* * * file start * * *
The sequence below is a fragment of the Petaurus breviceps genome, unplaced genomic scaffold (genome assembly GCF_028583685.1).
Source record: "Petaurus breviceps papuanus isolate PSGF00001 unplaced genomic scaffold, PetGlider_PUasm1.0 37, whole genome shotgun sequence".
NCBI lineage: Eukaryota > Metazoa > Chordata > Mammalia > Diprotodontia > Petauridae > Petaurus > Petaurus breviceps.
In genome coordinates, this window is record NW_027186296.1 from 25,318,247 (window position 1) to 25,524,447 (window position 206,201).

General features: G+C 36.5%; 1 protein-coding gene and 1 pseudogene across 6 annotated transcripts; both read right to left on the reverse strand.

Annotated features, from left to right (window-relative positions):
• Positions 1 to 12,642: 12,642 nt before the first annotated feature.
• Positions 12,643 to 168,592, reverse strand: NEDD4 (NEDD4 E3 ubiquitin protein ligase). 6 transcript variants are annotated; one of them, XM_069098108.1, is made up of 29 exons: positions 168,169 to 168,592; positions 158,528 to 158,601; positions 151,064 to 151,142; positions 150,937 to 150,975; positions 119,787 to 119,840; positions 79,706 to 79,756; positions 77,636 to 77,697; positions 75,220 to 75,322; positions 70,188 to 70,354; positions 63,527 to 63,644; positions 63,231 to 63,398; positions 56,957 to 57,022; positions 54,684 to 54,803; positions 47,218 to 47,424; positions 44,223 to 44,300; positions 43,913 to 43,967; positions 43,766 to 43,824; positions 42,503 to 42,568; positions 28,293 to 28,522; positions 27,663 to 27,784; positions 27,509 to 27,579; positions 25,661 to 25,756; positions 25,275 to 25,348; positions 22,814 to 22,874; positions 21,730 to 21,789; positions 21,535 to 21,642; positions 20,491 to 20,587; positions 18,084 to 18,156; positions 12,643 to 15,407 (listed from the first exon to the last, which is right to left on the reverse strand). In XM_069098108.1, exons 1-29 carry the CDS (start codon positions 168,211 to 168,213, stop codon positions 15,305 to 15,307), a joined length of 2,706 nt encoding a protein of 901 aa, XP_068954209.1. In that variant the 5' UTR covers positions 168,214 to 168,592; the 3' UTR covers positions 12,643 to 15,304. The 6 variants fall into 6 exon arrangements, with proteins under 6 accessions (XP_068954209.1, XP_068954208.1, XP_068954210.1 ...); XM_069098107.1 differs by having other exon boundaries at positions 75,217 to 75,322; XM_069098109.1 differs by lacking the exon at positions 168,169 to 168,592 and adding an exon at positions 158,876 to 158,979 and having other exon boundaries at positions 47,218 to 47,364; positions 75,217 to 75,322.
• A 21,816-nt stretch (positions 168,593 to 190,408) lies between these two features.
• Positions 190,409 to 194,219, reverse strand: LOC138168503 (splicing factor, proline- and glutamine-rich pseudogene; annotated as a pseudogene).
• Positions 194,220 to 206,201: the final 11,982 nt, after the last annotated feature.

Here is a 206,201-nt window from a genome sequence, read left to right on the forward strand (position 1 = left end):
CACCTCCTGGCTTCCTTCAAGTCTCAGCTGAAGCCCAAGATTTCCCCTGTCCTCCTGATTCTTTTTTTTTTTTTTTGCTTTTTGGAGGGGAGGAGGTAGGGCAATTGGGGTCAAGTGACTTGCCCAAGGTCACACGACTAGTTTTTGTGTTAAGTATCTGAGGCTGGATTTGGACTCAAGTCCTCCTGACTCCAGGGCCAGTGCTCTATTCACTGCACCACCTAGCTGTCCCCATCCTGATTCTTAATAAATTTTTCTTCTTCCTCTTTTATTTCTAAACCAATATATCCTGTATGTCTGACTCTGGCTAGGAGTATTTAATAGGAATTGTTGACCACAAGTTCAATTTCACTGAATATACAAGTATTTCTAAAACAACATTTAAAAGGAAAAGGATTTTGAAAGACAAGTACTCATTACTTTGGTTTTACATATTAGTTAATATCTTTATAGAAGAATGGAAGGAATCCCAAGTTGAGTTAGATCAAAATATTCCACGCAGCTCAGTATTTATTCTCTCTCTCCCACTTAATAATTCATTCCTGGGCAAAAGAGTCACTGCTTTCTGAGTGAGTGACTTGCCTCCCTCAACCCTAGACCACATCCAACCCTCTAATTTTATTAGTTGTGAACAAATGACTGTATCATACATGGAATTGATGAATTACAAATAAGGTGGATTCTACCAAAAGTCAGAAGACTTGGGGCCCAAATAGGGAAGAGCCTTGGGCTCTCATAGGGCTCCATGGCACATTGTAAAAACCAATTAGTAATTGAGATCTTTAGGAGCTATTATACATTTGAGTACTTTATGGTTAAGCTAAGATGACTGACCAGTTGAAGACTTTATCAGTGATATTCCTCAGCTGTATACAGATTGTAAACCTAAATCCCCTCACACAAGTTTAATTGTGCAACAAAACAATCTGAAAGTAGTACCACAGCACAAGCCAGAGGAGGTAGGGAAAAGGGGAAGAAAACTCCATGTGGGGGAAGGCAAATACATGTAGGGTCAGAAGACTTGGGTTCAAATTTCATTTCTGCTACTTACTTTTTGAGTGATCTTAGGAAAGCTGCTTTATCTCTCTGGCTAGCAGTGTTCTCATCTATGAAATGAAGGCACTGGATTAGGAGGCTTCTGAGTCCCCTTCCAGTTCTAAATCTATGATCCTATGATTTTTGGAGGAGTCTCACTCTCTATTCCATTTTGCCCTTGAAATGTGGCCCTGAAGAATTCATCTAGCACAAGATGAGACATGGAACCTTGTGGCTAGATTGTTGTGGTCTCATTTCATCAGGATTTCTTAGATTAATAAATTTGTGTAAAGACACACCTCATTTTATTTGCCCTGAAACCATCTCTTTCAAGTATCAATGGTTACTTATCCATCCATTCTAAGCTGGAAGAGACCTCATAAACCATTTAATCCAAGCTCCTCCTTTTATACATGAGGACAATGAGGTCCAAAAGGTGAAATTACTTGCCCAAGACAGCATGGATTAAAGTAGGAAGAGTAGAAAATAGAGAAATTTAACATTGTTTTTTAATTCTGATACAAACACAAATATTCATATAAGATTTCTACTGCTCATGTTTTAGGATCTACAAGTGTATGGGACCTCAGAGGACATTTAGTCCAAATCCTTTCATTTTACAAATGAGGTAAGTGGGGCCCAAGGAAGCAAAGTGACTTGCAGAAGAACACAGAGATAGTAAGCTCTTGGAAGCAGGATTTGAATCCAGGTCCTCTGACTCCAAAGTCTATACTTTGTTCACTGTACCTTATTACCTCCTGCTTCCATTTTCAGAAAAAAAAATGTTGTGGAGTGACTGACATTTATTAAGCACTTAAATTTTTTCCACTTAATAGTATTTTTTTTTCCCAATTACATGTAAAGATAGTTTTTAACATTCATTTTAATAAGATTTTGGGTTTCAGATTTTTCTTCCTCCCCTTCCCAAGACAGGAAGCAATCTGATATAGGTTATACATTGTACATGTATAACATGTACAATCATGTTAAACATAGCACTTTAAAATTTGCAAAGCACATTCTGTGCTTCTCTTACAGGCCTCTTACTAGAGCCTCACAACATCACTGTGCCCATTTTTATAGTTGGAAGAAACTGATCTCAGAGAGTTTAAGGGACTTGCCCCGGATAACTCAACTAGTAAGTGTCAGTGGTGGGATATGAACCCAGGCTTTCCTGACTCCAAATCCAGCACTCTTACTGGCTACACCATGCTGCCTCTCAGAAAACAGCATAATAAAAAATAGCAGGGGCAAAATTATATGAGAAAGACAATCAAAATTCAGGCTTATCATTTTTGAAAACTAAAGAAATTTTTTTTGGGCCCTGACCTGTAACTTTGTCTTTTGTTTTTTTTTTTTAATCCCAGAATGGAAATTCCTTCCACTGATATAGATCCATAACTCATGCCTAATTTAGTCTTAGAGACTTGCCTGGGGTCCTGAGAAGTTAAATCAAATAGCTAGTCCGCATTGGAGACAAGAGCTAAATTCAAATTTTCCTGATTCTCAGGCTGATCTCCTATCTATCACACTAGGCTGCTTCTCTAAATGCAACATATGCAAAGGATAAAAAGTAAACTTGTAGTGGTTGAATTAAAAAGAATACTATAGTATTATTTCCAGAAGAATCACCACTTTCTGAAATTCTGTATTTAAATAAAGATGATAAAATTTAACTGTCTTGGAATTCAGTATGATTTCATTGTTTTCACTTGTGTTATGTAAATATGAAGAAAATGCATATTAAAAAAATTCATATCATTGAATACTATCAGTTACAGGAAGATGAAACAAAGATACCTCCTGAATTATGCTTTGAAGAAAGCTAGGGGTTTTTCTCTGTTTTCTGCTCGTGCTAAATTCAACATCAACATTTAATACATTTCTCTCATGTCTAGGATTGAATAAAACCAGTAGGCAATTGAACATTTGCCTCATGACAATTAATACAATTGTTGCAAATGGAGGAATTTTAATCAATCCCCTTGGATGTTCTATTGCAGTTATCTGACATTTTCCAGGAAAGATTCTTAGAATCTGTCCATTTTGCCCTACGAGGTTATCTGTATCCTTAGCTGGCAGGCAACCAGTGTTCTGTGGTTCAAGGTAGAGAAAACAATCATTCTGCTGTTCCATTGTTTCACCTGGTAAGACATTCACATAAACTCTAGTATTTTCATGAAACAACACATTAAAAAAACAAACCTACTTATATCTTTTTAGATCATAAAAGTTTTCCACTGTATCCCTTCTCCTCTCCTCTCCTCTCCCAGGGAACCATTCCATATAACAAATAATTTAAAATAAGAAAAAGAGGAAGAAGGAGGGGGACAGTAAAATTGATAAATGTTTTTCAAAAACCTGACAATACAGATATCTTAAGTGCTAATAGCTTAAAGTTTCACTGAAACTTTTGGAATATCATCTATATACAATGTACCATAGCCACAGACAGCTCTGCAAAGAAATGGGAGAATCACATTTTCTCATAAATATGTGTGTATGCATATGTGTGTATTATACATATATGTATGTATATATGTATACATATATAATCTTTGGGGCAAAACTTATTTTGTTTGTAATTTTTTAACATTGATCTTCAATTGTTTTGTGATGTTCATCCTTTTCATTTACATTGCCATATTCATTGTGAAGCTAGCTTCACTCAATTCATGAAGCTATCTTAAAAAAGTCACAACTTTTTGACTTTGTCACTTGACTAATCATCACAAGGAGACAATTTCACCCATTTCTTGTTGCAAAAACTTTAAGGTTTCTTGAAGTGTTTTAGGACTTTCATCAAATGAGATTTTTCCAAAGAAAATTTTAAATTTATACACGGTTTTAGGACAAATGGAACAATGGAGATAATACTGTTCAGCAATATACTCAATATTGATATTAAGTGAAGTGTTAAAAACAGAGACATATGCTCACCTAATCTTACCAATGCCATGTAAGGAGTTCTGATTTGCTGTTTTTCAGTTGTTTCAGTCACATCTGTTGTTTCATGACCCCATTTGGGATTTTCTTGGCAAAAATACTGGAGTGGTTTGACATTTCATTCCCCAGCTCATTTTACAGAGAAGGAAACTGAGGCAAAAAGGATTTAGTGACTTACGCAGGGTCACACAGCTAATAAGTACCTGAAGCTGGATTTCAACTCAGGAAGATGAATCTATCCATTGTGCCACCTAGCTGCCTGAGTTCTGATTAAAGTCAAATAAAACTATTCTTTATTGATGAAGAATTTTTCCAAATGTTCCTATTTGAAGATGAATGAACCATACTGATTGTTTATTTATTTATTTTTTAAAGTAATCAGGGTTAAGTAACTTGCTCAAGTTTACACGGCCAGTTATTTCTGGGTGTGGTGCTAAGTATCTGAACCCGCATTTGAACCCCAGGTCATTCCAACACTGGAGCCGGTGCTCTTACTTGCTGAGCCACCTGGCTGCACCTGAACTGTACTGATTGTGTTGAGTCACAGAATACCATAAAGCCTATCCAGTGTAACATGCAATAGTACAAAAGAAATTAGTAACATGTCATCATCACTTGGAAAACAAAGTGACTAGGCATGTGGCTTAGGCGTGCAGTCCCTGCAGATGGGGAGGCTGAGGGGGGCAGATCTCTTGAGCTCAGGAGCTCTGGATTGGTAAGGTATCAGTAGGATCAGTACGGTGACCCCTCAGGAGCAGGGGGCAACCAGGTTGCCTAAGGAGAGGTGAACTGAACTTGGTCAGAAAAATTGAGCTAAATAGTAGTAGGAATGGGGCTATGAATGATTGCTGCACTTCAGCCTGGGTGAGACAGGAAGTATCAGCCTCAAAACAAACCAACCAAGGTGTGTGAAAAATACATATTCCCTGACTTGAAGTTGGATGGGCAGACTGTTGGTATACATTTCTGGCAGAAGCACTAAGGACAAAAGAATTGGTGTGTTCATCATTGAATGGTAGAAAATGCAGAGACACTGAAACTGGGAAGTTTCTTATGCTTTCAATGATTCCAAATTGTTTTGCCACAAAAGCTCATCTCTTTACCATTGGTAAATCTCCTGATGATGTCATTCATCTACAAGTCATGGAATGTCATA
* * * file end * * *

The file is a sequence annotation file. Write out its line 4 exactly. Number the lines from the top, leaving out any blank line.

In genome coordinates, this window is record NW_027186296.1 from 25,318,247 (window position 1) to 25,524,447 (window position 206,201).